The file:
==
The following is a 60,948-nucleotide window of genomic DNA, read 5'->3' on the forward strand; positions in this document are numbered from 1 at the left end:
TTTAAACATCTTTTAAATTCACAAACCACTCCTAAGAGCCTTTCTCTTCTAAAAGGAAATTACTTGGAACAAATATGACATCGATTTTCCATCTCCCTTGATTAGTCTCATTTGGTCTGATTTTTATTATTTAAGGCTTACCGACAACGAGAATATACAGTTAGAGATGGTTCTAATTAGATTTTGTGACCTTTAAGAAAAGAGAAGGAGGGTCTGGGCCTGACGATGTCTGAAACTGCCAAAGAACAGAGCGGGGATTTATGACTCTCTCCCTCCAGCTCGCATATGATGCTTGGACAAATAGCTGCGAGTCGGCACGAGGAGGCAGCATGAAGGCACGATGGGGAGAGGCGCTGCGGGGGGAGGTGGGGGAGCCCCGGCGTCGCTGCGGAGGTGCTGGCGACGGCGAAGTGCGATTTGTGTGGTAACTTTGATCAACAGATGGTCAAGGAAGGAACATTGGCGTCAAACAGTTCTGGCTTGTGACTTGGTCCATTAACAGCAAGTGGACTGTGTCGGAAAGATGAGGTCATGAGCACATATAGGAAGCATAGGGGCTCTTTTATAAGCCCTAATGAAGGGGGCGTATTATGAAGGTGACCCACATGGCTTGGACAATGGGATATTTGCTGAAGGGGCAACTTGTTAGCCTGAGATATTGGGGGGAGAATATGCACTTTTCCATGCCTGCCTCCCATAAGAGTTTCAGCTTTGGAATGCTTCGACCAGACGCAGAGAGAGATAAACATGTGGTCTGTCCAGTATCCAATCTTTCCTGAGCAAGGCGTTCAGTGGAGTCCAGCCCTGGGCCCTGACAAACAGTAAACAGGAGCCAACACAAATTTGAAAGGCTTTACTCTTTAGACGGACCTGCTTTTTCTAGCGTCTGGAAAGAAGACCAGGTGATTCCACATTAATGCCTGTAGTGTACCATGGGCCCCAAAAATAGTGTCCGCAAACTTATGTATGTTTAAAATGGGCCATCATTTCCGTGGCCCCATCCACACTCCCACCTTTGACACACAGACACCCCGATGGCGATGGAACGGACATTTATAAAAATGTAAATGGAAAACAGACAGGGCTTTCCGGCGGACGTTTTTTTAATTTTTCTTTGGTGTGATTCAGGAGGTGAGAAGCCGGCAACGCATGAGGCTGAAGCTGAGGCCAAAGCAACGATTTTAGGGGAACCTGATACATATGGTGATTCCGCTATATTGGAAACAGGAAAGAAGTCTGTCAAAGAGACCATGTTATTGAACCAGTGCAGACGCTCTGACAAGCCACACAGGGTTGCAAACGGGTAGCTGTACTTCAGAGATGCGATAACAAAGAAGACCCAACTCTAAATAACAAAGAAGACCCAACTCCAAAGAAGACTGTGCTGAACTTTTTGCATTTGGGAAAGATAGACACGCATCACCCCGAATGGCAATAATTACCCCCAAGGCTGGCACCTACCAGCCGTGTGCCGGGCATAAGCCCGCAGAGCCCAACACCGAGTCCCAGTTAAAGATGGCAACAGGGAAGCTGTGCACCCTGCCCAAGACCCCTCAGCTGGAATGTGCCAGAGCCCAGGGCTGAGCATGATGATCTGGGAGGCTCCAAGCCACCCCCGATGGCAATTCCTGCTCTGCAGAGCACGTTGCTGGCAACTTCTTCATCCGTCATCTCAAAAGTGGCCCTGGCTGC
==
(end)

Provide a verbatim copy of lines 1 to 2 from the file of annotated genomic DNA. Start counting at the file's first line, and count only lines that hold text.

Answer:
The following is a 60,948-nucleotide window of genomic DNA, read 5'->3' on the forward strand; positions in this document are numbered from 1 at the left end:
TTTAAACATCTTTTAAATTCACAAACCACTCCTAAGAGCCTTTCTCTTCTAAAAGGAAATTACTTGGAACAAATATGACATCGATTTTCCATCTCCCTTGATTAGTCTCATTTGGTCTGATTTTTATTATTTAAGGCTTACCGACAACGAGAATATACAGTTAGAGATGGTTCTAATTAGATTTTGTGACCTTTAAGAAAAGAGAAGGAGGGTCTGGGCCTGACGATGTCTGAAACTGCCAAAGAACAGAGCGGGGATTTATGACTCTCTCCCTCCAGCTCGCATATGATGCTTGGACAAATAGCTGCGAGTCGGCACGAGGAGGCAGCATGAAGGCACGATGGGGAGAGGCGCTGCGGGGGGAGGTGGGGGAGCCCCGGCGTCGCTGCGGAGGTGCTGGCGACGGCGAAGTGCGATTTGTGTGGTAACTTTGATCAACAGATGGTCAAGGAAGGAACATTGGCGTCAAACAGTTCTGGCTTGTGACTTGGTCCATTAACAGCAAGTGGACTGTGTCGGAAAGATGAGGTCATGAGCACATATAGGAAGCATAGGGGCTCTTTTATAAGCCCTAATGAAGGGGGCGTATTATGAAGGTGACCCACATGGCTTGGACAATGGGATATTTGCTGAAGGGGCAACTTGTTAGCCTGAGATATTGGGGGGAGAATATGCACTTTTCCATGCCTGCCTCCCATAAGAGTTTCAGCTTTGGAATGCTTCGACCAGACGCAGAGAGAGATAAACATGTGGTCTGTCCAGTATCCAATCTTTCCTGAGCAAGGCGTTCAGTGGAGTCCAGCCCTGGGCCCTGACAAACAGTAAACAGGAGCCAACACAAATTTGAAAGGCTTTACTCTTTAGACGGACCTGCTTTTTCTAGCGTCTGGAAAGAAGACCAGGTGATTCCACATTAATGCCTGTAGTGTACCATGGGCCCCAAAAATAGTGTCCGCAAACTTATGTATGTTTAAAATGGGCCATCATTTCCGTGGCCCCATCCACACTCCCACCTTTGACACACAGACACCCCGATGGCGATGGAACGGACATTTATAAAAATGTAAATGGAAAACAGACAGGGCTTTCCGGCGGACGTTTTTTTAATTTTTCTTTGGTGTGATTCAGGAGGTGAGAAGCCGGCAACGCATGAGGCTGAAGCTGAGGCCAAAGCAACGATTTTAGGGGAACCTGATACATATGGTGATTCCGCTATATTGGAAACAGGAAAGAAGTCTGTCAAAGAGACCATGTTATTGAACCAGTGCAGACGCTCTGACAAGCCACACAGGGTTGCAAACGGGTAGCTGTACTTCAGAGATGCGATAACAAAGAAGACCCAACTCTAAATAACAAAGAAGACCCAACTCCAAAGAAGACTGTGCTGAACTTTTTGCATTTGGGAAAGATAGACACGCATCACCCCGAATGGCAATAATTACCCCCAAGGCTGGCACCTACCAGCCGTGTGCCGGGCATAAGCCCGCAGAGCCCAACACCGAGTCCCAGTTAAAGATGGCAACAGGGAAGCTGTGCACCCTGCCCAAGACCCCTCAGCTGGAATGTGCCAGAGCCCAGGGCTGAGCATGATGATCTGGGAGGCTCCAAGCCACCCCCGATGGCAATTCCTGCTCTGCAGAGCACGTTGCTGGCAACTTCTTCATCCGTCATCTCAAAAGTGGCCCTGGCTGC